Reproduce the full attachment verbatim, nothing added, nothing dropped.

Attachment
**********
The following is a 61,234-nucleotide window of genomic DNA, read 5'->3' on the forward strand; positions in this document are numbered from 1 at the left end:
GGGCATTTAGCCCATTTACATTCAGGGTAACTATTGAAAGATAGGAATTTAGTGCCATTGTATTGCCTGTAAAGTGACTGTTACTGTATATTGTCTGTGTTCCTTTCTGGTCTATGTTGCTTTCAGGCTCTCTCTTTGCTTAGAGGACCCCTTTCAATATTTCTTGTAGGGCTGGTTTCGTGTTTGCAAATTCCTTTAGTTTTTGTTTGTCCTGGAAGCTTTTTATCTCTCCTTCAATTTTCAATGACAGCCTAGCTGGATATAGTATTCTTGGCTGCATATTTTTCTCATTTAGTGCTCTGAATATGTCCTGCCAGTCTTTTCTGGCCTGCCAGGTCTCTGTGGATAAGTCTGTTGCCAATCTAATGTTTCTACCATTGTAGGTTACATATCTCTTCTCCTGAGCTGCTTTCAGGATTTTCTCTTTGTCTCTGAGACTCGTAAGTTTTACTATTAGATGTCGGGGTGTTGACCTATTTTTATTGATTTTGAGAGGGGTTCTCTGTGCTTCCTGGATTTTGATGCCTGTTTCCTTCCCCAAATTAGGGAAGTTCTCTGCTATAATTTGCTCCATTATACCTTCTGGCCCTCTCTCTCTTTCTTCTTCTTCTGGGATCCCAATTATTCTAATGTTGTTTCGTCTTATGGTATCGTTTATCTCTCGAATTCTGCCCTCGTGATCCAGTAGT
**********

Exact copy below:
The following is a 61,234-nucleotide window of genomic DNA, read 5'->3' on the forward strand; positions in this document are numbered from 1 at the left end:
GGGCATTTAGCCCATTTACATTCAGGGTAACTATTGAAAGATAGGAATTTAGTGCCATTGTATTGCCTGTAAAGTGACTGTTACTGTATATTGTCTGTGTTCCTTTCTGGTCTATGTTGCTTTCAGGCTCTCTCTTTGCTTAGAGGACCCCTTTCAATATTTCTTGTAGGGCTGGTTTCGTGTTTGCAAATTCCTTTAGTTTTTGTTTGTCCTGGAAGCTTTTTATCTCTCCTTCAATTTTCAATGACAGCCTAGCTGGATATAGTATTCTTGGCTGCATATTTTTCTCATTTAGTGCTCTGAATATGTCCTGCCAGTCTTTTCTGGCCTGCCAGGTCTCTGTGGATAAGTCTGTTGCCAATCTAATGTTTCTACCATTGTAGGTTACATATCTCTTCTCCTGAGCTGCTTTCAGGATTTTCTCTTTGTCTCTGAGACTCGTAAGTTTTACTATTAGATGTCGGGGTGTTGACCTATTTTTATTGATTTTGAGAGGGGTTCTCTGTGCTTCCTGGATTTTGATGCCTGTTTCCTTCCCCAAATTAGGGAAGTTCTCTGCTATAATTTGCTCCATTATACCTTCTGGCCCTCTCTCTCTTTCTTCTTCTTCTGGGATCCCAATTATTCTAATGTTGTTTCGTCTTATGGTATCGTTTATCTCTCGAATTCTGCCCTCGTGATCCAGTAGT